† These authors contributed equally.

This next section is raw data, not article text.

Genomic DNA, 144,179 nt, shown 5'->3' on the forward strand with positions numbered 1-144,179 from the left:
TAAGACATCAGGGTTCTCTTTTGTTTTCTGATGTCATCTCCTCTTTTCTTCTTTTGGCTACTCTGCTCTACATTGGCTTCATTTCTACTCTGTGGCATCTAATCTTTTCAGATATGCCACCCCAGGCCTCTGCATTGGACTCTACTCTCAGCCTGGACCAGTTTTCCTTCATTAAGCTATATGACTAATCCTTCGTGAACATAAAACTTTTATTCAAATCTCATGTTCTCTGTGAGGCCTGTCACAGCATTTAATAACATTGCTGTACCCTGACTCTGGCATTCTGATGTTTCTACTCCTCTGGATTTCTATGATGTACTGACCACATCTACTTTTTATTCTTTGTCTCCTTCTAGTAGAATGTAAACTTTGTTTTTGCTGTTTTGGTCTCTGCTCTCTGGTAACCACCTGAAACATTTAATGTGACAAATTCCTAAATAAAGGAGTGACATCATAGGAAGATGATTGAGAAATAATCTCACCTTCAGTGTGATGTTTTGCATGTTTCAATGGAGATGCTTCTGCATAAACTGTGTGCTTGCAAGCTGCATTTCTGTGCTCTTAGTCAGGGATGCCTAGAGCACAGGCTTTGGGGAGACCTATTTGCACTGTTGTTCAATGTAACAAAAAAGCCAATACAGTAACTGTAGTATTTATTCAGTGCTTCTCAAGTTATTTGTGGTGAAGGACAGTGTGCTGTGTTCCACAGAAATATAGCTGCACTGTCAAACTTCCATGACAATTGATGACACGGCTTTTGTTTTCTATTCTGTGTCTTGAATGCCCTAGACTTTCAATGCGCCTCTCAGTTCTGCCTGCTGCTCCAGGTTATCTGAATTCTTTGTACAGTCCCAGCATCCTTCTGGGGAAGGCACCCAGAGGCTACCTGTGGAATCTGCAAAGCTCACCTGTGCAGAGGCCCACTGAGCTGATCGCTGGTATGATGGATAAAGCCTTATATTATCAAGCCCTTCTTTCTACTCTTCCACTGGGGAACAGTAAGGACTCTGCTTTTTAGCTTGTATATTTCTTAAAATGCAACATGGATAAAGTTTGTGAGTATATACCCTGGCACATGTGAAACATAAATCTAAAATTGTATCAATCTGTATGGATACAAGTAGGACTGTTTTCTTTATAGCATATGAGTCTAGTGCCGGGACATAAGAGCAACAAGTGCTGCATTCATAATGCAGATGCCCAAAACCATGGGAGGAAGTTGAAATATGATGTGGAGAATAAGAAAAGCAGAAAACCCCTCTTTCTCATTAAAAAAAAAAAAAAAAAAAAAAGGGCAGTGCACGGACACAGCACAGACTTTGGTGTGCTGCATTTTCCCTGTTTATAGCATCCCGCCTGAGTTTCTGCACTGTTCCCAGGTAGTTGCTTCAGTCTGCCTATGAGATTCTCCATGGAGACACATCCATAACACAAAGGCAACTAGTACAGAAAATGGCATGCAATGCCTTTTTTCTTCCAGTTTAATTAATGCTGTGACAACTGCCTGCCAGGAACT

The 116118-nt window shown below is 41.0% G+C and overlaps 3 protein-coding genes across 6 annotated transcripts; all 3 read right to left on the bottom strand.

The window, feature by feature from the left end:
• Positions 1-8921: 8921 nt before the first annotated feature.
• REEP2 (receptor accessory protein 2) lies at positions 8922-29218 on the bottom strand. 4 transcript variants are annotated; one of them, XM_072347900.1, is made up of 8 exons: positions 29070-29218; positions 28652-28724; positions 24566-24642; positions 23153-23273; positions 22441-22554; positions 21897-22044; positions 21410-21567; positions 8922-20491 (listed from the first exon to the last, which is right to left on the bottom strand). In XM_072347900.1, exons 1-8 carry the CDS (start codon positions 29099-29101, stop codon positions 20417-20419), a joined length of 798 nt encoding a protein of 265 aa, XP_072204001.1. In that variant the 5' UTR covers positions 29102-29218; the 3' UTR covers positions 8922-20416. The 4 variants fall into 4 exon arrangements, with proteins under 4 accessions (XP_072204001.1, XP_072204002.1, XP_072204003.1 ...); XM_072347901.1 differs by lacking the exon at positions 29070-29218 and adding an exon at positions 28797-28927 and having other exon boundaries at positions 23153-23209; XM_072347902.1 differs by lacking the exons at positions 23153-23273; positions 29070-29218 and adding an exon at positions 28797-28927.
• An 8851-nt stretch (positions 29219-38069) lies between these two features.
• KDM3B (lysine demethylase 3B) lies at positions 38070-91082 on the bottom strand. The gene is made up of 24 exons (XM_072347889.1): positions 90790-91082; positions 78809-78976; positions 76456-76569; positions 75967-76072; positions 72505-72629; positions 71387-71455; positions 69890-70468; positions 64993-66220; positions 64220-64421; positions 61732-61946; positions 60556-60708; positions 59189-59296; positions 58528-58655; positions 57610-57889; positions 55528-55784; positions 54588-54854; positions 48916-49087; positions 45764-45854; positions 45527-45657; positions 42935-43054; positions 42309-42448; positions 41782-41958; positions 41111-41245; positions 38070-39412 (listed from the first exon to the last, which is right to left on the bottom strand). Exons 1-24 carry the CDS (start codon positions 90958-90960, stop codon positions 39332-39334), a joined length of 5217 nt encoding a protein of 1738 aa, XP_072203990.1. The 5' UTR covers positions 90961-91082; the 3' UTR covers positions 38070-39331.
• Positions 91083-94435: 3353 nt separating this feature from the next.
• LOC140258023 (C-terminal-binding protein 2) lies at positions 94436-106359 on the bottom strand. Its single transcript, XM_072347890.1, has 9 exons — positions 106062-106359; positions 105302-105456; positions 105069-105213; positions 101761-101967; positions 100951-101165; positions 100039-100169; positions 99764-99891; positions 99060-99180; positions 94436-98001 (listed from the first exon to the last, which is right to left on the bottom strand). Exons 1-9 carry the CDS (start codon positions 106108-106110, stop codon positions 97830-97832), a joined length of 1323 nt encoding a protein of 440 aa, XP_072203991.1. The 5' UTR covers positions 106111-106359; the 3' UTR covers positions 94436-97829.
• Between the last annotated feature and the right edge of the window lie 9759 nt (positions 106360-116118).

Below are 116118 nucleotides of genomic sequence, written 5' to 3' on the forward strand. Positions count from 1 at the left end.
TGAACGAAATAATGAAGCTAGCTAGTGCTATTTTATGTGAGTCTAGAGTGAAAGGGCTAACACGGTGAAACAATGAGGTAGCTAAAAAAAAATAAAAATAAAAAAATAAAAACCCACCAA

Correlations amongst the rat glutamatergic system, glia, and depression, as well as the underlying mechanism of astrocyte impairment, as a trigger of depression, were investigated. Rats were submitted to different durations of chronic unpredictable mild stress to induce depressive-like behavior and evaluated by weight change, sucrose preference test, open field test, and novelty suppressed feeding test. High-performance liquid chromatography was employed to detect glutamate content of hippocampal protein expression during Western blot and immunofluorescence. Results showed that 21-day chronic unpredictable mild stress was sufficient for inducing significant depressive-like behavior (reduced body weight and sucrose preference, increased feeding, and immobility time) in a model of depression. Chronic unpredictable mild stress increased the level of hippocampal glutamate, while intervention caused a considerable rise in the expression levels of Bax, caspase 3, and calcium/calmodulin-dependent protein kinase II, accompanied by a down-regulated level of B-cell lymphoma-2. Exposure to this stress model reduced hippocampal glutamate ionotropic receptor N-methyl-D-aspartic acid type subunit 2A, neuronal nuclear protein, and glial fibrillary acidic protein expression levels while it raised the level of ionotropic glutamate receptor N-methyl-D-aspartic acid type subunit 2B level. It is concluded that chronic stress induces excessive glutamate release and overstimulation of N-methyl-D-aspartic acid receptors, followed by astrocytic apoptosis. Also, in depression, calcium overload in astrocytes is attributed to an underlying mechanism of astrocyte impairment.